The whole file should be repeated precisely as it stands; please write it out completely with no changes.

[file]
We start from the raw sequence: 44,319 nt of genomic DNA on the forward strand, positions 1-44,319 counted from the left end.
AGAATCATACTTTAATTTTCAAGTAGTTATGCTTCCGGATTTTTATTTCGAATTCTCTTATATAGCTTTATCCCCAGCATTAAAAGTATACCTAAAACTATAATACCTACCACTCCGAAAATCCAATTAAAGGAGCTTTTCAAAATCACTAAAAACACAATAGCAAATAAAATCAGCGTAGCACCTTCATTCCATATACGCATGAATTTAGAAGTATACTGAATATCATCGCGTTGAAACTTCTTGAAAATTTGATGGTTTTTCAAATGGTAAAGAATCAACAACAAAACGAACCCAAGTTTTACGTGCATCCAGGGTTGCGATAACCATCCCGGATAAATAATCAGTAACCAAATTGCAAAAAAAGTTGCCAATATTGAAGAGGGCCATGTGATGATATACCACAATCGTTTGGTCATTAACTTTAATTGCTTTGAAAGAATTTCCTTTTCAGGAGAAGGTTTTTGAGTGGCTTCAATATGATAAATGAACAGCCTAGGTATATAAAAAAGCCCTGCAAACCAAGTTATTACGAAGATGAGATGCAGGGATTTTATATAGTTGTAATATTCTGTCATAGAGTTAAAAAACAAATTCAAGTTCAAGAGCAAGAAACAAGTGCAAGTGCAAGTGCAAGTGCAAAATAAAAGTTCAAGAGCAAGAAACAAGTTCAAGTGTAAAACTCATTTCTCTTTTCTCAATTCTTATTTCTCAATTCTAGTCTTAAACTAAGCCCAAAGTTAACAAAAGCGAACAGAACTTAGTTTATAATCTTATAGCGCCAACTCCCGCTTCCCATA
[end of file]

We start from the raw sequence: 44,319 nt of genomic DNA on the forward strand, positions 1-44,319 counted from the left end.
AGAATCATACTTTAATTTTCAAGTAGTTATGCTTCCGGATTTTTATTTCGAATTCTCTTATATAGCTTTATCCCCAGCATTAAAAGTATACCTAAAACTATAATACCTACCACTCCGAAAATCCAATTAAAGGAGCTTTTCAAAATCACTAAAAACACAATAGCAAATAAAATCAGCGTAGCACCTTCATTCCATATACGCATGAATTTAGAAGTATACTGAATATCATCGCGTTGAAACTTCTTGAAAATTTGATGGTTTTTCAAATGGTAAAGAATCAACAACAAAACGAACCCAAGTTTTACGTGCATCCAGGGTTGCGATAACCATCCCGGATAAATAATCAGTAACCAAATTGCAAAAAAAGTTGCCAATATTGAAGAGGGCCATGTGATGATATACCACAATCGTTTGGTCATTAACTTTAATTGCTTTGAAAGAATTTCCTTTTCAGGAGAAGGTTTTTGAGTGGCTTCAATATGATAAATGAACAGCCTAGGTATATAAAAAAGCCCTGCAAACCAAGTTATTACGAAGATGAGATGCAGGGATTTTATATAGTTGTAATATTCTGTCATAGAGTTAAAAAACAAATTCAAGTTCAAGAGCAAGAAACAAGTGCAAGTGCAAGTGCAAGTGCAAAATAAAAGTTCAAGAGCAAGAAACAAGTTCAAGTGTAAAACTCATTTCTCTTTTCTCAATTCTTATTTCTCAATTCTAGTCTTAAACTAAGCCCAAAGTTAACAAAAGCGAACAGAACTTAGTTTATAATCTTATAGCGCCAACTCCCGCTTCCCATA